All Roads One Road Headed the Same Way
By Howard Finster, 1978

Enamel on wood
Wood frame decorated in pyrography by the artist

University of Virginia

The Coca Cola Company (some say that coffee and Coke were in part the energy behind this indefatigable artist) sponsored a special exhibit of Howard's work at the High Museum when the Olympic Games came to Atlanta, Georgia in recent years. The High Museum and many other museums in America and other parts of the world have permanent collections of the folk artist's works as well. Not too long after Elvis Presley died, while others were claiming sightings of the King of Rock and Roll still alive, Howard claimed to have had a vision of Elvis right there in his Paradise Garden. I remember seeing a documentary piece on TV in which Howard Finster appeared sitting in his Paradise Garden talking about his vision of Elvis and indicating to the reporter where he had seen Elvis appear. Howard did many renderings of Elvis in his art work and spoke about him in his sermons and speeches.

Rev. Finster appeared on the Tonight Show with Johnny Carson, was featured on the cover of Time Magazine, and had a U.S. postage stamp printed to honor him.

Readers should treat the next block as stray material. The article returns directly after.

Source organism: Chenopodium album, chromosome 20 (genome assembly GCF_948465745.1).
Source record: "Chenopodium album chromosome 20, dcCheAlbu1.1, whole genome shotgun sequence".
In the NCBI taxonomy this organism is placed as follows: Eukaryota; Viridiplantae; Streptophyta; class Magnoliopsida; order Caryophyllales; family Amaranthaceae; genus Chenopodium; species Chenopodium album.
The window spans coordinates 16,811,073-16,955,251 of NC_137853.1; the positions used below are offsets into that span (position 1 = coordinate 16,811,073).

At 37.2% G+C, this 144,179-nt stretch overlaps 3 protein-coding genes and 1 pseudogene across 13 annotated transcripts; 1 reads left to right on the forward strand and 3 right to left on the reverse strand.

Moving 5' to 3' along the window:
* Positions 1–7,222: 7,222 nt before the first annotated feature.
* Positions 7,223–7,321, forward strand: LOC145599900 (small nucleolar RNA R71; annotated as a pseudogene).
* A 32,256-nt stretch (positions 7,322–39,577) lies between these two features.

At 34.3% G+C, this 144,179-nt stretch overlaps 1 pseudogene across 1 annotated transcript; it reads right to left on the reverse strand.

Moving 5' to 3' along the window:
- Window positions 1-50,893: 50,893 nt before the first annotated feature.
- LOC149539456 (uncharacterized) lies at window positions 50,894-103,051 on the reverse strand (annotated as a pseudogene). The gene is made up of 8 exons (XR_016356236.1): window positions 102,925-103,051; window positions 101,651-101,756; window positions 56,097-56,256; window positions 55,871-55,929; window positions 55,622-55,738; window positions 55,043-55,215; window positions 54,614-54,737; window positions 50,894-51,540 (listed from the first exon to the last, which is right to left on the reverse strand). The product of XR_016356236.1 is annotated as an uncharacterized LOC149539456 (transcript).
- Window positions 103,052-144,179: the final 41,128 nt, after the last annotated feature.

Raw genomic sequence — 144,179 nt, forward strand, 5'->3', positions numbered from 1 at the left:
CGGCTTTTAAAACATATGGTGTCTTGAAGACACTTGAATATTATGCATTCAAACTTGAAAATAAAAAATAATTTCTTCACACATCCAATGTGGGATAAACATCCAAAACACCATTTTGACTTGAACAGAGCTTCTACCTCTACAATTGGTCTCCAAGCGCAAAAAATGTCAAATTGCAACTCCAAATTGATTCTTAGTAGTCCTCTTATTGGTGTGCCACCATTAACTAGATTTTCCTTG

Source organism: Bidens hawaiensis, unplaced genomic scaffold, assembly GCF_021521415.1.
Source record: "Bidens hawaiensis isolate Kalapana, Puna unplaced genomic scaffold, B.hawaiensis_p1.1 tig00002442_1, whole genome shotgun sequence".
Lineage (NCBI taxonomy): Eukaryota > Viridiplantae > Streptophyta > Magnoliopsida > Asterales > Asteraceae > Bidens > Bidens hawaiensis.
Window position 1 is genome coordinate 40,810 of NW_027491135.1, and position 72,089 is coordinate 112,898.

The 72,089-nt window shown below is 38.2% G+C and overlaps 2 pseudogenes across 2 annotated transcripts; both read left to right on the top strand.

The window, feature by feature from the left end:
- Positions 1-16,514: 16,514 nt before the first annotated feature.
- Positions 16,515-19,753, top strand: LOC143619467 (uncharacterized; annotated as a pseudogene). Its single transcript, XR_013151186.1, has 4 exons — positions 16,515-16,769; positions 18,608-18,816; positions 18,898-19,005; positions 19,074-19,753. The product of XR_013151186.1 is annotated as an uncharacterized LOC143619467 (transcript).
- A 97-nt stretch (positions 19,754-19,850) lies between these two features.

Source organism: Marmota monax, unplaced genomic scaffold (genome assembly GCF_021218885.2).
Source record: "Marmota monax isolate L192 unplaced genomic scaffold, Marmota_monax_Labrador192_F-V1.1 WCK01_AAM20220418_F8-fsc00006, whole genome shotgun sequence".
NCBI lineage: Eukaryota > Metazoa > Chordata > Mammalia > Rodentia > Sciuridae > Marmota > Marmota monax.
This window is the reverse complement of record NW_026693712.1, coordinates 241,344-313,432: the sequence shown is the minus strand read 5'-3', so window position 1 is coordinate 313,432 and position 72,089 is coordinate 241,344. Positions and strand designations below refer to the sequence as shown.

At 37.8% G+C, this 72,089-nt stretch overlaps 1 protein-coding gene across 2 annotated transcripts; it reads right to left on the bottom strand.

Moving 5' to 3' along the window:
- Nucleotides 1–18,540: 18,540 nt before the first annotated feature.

Probably his most satisfying honor in his old age was the large number of visitors who came each Sunday to his folk art Paradise Garden to meet him and talk with him.

He was unique. He will be greatly missed.

Rev. Howard Finster

References and Recommended Reading

J. F. Turner's book entitled Howard Finster Man of Visions: The Life and Work of a Self-Taught Artist (ISBN 0-394-57961-5, Published in 1989 in the USA by Alfred A. Knopf, Inc., New York, and simultaneously in Canada by Random House of Canada Ltd., Toronto, Distributed by Random House, Inc., New York, USA).

The May-June 1997 issue of the WOM Pyrography: Folk Art, An Interview with the Rev. Howard Finster.